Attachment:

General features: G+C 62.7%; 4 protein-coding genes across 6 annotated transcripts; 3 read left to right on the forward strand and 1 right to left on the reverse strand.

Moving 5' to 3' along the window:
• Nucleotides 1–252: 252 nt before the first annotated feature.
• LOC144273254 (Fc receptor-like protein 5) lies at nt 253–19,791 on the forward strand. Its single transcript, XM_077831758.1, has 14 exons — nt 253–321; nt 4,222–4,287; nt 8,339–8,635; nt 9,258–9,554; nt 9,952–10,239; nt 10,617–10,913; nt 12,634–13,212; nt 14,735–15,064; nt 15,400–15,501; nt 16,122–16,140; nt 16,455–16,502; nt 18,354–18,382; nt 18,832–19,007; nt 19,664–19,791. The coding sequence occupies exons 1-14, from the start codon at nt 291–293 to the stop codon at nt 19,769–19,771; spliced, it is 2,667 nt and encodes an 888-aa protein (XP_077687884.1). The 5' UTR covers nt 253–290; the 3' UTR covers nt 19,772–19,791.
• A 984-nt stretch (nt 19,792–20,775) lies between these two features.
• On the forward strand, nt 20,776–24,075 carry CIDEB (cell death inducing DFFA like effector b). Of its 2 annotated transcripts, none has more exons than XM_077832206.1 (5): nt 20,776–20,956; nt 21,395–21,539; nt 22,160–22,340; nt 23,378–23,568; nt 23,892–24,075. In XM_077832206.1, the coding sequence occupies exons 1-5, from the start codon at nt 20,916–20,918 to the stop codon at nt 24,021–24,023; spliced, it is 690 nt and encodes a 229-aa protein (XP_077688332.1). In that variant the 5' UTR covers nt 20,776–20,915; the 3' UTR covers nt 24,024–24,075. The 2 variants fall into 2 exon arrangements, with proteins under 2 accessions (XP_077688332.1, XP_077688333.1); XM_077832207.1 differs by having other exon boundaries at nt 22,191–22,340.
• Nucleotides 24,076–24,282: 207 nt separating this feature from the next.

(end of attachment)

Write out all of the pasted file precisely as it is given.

General features: G+C 62.7%; 4 protein-coding genes across 6 annotated transcripts; 3 read left to right on the forward strand and 1 right to left on the reverse strand.

Moving 5' to 3' along the window:
• Nucleotides 1–252: 252 nt before the first annotated feature.
• LOC144273254 (Fc receptor-like protein 5) lies at nt 253–19,791 on the forward strand. Its single transcript, XM_077831758.1, has 14 exons — nt 253–321; nt 4,222–4,287; nt 8,339–8,635; nt 9,258–9,554; nt 9,952–10,239; nt 10,617–10,913; nt 12,634–13,212; nt 14,735–15,064; nt 15,400–15,501; nt 16,122–16,140; nt 16,455–16,502; nt 18,354–18,382; nt 18,832–19,007; nt 19,664–19,791. The coding sequence occupies exons 1-14, from the start codon at nt 291–293 to the stop codon at nt 19,769–19,771; spliced, it is 2,667 nt and encodes an 888-aa protein (XP_077687884.1). The 5' UTR covers nt 253–290; the 3' UTR covers nt 19,772–19,791.
• A 984-nt stretch (nt 19,792–20,775) lies between these two features.
• On the forward strand, nt 20,776–24,075 carry CIDEB (cell death inducing DFFA like effector b). Of its 2 annotated transcripts, none has more exons than XM_077832206.1 (5): nt 20,776–20,956; nt 21,395–21,539; nt 22,160–22,340; nt 23,378–23,568; nt 23,892–24,075. In XM_077832206.1, the coding sequence occupies exons 1-5, from the start codon at nt 20,916–20,918 to the stop codon at nt 24,021–24,023; spliced, it is 690 nt and encodes a 229-aa protein (XP_077688332.1). In that variant the 5' UTR covers nt 20,776–20,915; the 3' UTR covers nt 24,024–24,075. The 2 variants fall into 2 exon arrangements, with proteins under 2 accessions (XP_077688332.1, XP_077688333.1); XM_077832207.1 differs by having other exon boundaries at nt 22,191–22,340.
• Nucleotides 24,076–24,282: 207 nt separating this feature from the next.